C O F F E E   T A S T I N G

For starters, the coffees were all presented in such a lovely way. I couldn’t help myself; I had to try every single one of them! What is it about tasting different foods/drinks that is so fun? I couldn’t bring myself to drink much of the kopi luwak, but I tried it, and it actually is the shit delicious (too close to home haha).

B I C Y C L E   R I D E

This was definitely a highlight of our stay. We rode our bikes on non-tourist, secret back roads and minor village roads (with little traffic). Our guide showed us what typical Balinese daily life looked like all around us, and we thoroughly enjoyed the beautiful Balinese countryside. We rode through lush forested areas, rice paddies, and plantations full of Balinese staples (cloves, coffee, cocoa, vanilla, tapioca, taro, local vegetables, and exotic tropical fruits). The pace is low-moderate and it is all downhill, so most people are able to experience this.

T R A D I T I O N A L   H O M E   T O U R

During this visit, we were able to see how the Balinese live outside the tourist areas. This reminded me a lot of India actually, with the open plan houses, large families, indoor temple, and incredibly warm people. The woman of the household and her daughter charmed my heart by asking me to take a photo with them because I am Indian and they love Bollywood haha!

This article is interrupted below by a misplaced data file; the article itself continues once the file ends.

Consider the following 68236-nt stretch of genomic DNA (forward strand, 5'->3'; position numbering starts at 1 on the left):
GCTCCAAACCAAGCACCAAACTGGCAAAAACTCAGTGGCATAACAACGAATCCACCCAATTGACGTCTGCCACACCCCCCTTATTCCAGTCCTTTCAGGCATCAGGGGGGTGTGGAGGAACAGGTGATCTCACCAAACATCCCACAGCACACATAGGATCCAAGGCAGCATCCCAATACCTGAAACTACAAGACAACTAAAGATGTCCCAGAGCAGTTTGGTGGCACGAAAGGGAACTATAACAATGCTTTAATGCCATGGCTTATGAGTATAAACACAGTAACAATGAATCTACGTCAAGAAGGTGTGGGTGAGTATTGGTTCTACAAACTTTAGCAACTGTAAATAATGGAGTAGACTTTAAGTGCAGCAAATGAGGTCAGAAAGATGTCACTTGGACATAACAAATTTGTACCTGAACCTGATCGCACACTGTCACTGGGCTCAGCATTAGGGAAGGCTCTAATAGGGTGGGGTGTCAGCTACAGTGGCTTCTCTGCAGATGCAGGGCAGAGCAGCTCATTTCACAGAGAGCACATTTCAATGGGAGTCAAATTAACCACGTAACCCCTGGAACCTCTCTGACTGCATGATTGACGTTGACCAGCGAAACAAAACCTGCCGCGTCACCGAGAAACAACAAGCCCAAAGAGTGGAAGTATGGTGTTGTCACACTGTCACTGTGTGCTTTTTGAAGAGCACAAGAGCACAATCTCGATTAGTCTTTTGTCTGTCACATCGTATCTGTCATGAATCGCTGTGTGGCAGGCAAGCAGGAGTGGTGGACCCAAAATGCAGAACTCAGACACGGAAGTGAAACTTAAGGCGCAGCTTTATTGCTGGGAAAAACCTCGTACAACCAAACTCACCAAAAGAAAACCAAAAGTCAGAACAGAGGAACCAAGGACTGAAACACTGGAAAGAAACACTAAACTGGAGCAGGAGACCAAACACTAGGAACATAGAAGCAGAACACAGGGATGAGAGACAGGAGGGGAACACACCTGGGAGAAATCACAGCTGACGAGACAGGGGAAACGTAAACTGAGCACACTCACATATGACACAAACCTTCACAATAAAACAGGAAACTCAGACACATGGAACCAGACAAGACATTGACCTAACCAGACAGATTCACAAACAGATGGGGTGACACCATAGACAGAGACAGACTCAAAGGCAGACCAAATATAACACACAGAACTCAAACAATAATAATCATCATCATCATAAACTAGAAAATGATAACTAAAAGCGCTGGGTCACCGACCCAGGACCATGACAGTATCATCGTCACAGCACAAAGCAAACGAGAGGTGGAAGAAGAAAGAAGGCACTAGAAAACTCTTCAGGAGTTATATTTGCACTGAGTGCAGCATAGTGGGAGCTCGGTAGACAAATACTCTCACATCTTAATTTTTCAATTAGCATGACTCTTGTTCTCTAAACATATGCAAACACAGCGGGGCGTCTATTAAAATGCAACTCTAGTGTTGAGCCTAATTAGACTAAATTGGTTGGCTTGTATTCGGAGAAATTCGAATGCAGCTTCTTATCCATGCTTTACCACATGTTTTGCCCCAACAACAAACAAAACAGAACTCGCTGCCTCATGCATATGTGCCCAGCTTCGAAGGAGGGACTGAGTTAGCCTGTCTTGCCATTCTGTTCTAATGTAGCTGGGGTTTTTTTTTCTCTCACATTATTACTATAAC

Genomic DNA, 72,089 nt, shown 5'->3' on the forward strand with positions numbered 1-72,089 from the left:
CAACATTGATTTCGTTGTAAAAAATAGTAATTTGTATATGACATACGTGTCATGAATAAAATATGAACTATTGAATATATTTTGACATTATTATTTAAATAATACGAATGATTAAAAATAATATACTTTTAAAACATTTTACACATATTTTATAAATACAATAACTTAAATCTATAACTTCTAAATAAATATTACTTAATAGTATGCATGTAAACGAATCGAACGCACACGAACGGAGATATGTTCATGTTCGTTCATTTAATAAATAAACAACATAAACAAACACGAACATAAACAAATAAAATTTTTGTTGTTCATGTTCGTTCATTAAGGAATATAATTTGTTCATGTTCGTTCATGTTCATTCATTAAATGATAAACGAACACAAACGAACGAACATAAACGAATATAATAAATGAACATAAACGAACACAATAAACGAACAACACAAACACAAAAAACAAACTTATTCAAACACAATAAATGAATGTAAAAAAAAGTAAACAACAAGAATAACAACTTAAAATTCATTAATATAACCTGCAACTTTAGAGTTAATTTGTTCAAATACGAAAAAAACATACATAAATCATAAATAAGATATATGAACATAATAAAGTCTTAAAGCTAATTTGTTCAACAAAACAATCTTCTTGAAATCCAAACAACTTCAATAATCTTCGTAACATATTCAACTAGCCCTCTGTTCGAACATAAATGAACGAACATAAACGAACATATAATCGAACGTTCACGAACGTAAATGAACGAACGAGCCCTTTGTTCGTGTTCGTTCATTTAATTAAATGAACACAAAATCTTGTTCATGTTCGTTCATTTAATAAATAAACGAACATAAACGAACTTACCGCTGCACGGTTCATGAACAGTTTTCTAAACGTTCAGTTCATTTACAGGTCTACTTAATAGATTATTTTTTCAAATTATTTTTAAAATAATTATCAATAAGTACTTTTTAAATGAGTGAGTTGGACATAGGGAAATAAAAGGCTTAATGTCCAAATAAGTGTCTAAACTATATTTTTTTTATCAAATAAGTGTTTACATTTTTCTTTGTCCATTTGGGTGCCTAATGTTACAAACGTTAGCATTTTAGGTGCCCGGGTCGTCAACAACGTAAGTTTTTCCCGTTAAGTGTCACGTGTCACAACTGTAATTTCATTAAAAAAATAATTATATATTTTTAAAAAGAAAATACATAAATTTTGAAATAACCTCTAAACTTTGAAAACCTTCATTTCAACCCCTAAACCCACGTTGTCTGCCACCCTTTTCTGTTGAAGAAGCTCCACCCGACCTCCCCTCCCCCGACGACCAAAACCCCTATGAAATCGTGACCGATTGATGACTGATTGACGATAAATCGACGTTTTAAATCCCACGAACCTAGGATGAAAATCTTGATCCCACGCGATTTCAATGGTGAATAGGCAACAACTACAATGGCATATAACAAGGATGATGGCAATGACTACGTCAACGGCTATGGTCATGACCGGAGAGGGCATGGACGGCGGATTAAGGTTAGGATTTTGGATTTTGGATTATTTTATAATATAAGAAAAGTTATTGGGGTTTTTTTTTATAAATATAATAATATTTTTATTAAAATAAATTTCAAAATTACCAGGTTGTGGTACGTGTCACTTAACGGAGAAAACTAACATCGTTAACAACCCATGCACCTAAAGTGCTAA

Y O G A   A T   I N T U I T I VE   F L O W   Y O G A

We had a bright and early start with a 7:00 a.m. flow yoga class. The yoga studio overlooked fields of greens, the sun was slowly rising, and there was no pop music in the background (thank the LORD). All the windows were floor to ceiling length, and they were open, letting the morning breeze come through. All we could hear were the chirping birds, stirrings of people waking up, and our breathing. This class was not expensive, and I would highly recommend it to people in the Ubud area.

M O N K E Y   F O R E S T

The monkey forest was a place I wasn’t super keen on going to. I’ve seen monkeys before—in fact, monkeys are everywhere at many of the temples in South India. One actually attacked my brother! So I wasn’t too excited about this. But all of that changed when my husband bought a small bunch of bananas, and these monkeys started crawling all over him for them. They were so darn cute! There’s something a little creepy about them, but this was such an interesting and educating experience. It is not like a zoo where you’re a safe distance away from these animals. They are right there; they’re following you, watching you—especially if you have food. Now I understand why this place is such a signature of Ubud.